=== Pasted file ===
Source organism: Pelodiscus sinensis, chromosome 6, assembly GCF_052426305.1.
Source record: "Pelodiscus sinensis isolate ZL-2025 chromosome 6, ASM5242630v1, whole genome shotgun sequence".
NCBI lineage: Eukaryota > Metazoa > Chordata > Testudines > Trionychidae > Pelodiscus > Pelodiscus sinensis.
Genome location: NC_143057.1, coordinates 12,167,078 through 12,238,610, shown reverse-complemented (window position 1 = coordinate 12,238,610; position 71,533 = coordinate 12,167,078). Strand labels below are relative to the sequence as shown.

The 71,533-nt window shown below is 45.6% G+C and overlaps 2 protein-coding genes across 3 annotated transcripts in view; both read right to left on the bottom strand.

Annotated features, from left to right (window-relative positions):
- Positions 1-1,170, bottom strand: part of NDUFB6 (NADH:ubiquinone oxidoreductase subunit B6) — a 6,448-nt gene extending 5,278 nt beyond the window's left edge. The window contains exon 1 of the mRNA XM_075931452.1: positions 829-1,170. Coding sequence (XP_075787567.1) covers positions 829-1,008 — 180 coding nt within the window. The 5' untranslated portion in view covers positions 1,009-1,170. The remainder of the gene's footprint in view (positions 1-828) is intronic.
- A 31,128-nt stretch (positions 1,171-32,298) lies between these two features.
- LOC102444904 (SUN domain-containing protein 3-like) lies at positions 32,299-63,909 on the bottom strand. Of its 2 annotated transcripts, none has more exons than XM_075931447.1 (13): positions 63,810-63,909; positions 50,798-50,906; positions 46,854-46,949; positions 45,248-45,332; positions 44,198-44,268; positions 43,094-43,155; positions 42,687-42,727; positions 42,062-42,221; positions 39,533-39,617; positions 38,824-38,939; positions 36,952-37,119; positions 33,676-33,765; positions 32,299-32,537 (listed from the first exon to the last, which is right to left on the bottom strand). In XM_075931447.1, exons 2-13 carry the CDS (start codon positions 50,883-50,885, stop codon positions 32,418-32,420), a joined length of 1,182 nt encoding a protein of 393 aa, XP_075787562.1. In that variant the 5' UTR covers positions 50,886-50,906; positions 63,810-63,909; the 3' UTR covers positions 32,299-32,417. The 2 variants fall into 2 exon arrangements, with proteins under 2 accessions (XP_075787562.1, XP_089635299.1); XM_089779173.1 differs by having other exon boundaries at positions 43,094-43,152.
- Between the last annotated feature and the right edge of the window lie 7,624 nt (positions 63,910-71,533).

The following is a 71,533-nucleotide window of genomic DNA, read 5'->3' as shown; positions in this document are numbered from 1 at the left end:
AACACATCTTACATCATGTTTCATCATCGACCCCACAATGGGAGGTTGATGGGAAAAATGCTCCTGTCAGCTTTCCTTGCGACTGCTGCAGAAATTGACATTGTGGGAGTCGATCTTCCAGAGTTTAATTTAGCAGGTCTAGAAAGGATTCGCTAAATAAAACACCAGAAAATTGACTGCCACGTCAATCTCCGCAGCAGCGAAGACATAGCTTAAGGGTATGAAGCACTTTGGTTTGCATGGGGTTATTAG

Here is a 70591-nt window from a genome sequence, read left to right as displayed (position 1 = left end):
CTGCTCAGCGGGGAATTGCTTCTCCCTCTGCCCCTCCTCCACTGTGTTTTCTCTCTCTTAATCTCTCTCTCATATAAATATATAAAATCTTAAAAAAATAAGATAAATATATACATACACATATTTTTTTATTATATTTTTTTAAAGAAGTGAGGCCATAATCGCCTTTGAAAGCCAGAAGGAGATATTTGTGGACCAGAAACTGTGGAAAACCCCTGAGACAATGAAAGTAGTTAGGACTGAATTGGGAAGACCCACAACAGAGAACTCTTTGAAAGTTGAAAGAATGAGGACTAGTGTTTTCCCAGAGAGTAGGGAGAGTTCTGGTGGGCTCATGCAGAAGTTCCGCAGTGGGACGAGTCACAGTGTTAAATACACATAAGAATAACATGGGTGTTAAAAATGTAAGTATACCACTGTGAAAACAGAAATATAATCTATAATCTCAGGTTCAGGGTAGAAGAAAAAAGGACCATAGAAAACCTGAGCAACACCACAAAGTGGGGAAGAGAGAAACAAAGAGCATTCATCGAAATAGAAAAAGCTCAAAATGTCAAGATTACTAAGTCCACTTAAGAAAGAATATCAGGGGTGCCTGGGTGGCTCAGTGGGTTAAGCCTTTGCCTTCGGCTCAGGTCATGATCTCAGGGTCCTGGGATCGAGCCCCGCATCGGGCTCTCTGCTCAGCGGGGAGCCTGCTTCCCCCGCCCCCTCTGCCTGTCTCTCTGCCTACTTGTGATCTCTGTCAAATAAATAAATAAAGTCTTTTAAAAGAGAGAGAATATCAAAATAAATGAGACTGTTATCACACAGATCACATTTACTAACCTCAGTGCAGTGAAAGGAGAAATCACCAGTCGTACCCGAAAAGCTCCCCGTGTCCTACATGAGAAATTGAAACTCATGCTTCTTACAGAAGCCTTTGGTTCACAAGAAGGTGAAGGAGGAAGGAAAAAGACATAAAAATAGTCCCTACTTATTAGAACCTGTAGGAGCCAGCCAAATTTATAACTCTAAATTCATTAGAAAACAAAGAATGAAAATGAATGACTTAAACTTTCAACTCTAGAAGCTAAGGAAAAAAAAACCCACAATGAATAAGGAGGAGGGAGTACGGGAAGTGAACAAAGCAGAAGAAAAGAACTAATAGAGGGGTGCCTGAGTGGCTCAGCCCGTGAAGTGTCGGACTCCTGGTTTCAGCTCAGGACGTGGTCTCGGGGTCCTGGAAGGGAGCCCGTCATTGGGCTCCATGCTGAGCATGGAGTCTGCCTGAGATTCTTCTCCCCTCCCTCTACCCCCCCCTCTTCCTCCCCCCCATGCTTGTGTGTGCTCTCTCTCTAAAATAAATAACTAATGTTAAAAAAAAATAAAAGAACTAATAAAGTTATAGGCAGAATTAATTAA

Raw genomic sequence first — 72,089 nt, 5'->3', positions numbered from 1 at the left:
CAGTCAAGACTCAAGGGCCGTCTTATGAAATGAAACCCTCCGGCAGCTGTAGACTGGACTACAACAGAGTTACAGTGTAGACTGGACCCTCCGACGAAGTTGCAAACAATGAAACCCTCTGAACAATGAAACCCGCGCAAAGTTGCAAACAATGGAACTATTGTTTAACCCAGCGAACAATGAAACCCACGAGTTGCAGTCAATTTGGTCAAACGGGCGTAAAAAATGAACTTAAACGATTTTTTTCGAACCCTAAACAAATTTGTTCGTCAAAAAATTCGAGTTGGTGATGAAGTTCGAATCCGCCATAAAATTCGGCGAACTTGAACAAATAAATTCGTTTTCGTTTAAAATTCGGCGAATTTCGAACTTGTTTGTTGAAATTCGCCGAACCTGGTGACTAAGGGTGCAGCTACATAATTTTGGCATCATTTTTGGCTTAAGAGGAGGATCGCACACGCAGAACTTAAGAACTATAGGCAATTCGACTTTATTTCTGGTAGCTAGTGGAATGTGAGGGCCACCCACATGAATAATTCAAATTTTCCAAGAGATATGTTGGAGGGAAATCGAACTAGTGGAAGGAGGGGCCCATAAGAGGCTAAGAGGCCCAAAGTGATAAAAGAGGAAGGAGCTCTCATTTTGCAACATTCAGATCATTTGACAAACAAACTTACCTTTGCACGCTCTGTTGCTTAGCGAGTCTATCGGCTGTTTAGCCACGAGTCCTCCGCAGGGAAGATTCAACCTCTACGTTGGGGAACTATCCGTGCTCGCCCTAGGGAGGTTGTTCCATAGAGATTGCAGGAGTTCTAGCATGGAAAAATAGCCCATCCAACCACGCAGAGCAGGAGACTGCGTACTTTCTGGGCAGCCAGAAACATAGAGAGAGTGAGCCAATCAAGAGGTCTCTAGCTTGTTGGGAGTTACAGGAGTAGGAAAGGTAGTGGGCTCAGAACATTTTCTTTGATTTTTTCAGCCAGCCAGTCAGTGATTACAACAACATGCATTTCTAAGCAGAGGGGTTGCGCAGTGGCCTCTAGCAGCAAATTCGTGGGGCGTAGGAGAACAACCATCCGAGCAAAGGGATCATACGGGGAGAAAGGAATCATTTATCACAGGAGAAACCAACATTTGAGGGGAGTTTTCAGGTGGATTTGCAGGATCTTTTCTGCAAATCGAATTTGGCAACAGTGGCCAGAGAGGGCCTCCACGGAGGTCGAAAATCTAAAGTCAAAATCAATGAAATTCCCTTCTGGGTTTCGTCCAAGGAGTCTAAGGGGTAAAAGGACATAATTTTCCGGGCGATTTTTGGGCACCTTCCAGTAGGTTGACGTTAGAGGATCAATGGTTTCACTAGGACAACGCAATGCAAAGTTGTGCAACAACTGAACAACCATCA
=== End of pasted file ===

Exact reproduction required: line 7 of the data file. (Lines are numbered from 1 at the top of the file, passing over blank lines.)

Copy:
- Positions 1-1,170, bottom strand: part of NDUFB6 (NADH:ubiquinone oxidoreductase subunit B6) — a 6,448-nt gene extending 5,278 nt beyond the window's left edge. The window contains exon 1 of the mRNA XM_075931452.1: positions 829-1,170. Coding sequence (XP_075787567.1) covers positions 829-1,008 — 180 coding nt within the window. The 5' untranslated portion in view covers positions 1,009-1,170. The remainder of the gene's footprint in view (positions 1-828) is intronic.